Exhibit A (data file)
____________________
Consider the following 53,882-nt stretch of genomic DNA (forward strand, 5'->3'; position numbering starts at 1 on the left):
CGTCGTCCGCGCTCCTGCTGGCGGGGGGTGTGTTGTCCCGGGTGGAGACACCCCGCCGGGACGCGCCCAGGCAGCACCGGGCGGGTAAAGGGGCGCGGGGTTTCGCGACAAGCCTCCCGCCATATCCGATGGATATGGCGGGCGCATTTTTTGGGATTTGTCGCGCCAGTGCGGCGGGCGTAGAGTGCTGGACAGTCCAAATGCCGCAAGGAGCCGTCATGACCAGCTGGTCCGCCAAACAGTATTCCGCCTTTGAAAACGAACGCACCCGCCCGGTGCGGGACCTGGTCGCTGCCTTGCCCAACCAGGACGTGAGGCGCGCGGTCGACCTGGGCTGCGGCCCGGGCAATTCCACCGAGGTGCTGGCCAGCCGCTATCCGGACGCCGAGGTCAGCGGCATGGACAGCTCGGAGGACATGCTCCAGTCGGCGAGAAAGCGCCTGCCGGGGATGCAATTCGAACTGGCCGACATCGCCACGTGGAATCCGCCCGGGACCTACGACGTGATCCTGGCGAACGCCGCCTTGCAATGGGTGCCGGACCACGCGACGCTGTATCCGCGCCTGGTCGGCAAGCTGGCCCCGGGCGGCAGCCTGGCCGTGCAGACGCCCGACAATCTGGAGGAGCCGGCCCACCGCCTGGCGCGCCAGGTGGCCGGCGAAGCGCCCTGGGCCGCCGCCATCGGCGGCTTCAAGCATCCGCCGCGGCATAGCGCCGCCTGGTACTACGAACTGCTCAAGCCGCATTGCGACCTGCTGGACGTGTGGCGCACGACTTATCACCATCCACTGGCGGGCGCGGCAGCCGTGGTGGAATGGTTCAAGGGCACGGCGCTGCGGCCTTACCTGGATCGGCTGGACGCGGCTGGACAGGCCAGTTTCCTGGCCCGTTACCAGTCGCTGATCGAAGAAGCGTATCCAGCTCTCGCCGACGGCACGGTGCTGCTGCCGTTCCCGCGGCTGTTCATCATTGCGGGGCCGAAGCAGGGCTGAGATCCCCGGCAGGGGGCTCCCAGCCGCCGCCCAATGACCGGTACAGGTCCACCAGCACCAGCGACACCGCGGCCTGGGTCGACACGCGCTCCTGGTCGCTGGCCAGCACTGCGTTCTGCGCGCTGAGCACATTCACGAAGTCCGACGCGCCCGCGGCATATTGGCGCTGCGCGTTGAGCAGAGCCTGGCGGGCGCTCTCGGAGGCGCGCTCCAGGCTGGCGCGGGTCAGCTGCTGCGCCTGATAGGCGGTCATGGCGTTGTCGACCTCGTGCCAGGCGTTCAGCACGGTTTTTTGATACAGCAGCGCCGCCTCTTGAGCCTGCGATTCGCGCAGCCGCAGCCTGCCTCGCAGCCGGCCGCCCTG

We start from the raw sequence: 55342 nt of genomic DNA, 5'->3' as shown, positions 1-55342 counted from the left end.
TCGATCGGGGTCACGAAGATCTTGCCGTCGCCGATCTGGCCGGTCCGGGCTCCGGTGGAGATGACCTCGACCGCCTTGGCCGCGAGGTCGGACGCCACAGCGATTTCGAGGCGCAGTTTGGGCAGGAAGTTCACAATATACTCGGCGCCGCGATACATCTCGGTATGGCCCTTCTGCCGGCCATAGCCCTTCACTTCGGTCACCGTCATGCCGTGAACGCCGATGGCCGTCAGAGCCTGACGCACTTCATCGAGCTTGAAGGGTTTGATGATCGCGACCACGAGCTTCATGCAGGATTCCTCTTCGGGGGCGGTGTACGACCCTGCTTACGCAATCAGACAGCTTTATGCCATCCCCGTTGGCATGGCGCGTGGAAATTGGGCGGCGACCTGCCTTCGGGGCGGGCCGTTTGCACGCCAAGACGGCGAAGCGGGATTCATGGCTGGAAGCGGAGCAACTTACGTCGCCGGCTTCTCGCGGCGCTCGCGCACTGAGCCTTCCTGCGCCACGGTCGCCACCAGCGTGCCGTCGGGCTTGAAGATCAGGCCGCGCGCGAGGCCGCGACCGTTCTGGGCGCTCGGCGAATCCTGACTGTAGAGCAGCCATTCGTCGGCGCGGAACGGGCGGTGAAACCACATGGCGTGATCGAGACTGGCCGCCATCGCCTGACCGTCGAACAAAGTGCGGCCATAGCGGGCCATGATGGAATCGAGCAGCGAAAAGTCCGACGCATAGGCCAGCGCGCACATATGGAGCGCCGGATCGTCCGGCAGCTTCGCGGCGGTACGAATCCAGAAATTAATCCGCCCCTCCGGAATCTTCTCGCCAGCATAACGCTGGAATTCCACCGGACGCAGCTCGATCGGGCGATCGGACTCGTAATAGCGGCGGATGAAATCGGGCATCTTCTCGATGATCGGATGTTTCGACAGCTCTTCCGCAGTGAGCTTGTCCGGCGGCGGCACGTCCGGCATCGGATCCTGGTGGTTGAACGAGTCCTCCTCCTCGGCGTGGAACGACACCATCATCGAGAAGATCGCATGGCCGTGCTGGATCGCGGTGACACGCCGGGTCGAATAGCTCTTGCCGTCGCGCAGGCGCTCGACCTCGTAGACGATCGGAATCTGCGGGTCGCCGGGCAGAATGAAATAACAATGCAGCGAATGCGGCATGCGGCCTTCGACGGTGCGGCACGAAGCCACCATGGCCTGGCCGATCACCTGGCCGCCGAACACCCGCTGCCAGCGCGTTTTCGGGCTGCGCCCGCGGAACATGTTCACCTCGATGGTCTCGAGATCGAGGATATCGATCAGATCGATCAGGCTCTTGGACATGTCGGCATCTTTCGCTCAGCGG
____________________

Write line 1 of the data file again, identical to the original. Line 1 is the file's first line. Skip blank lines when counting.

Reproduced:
Consider the following 53,882-nt stretch of genomic DNA (forward strand, 5'->3'; position numbering starts at 1 on the left):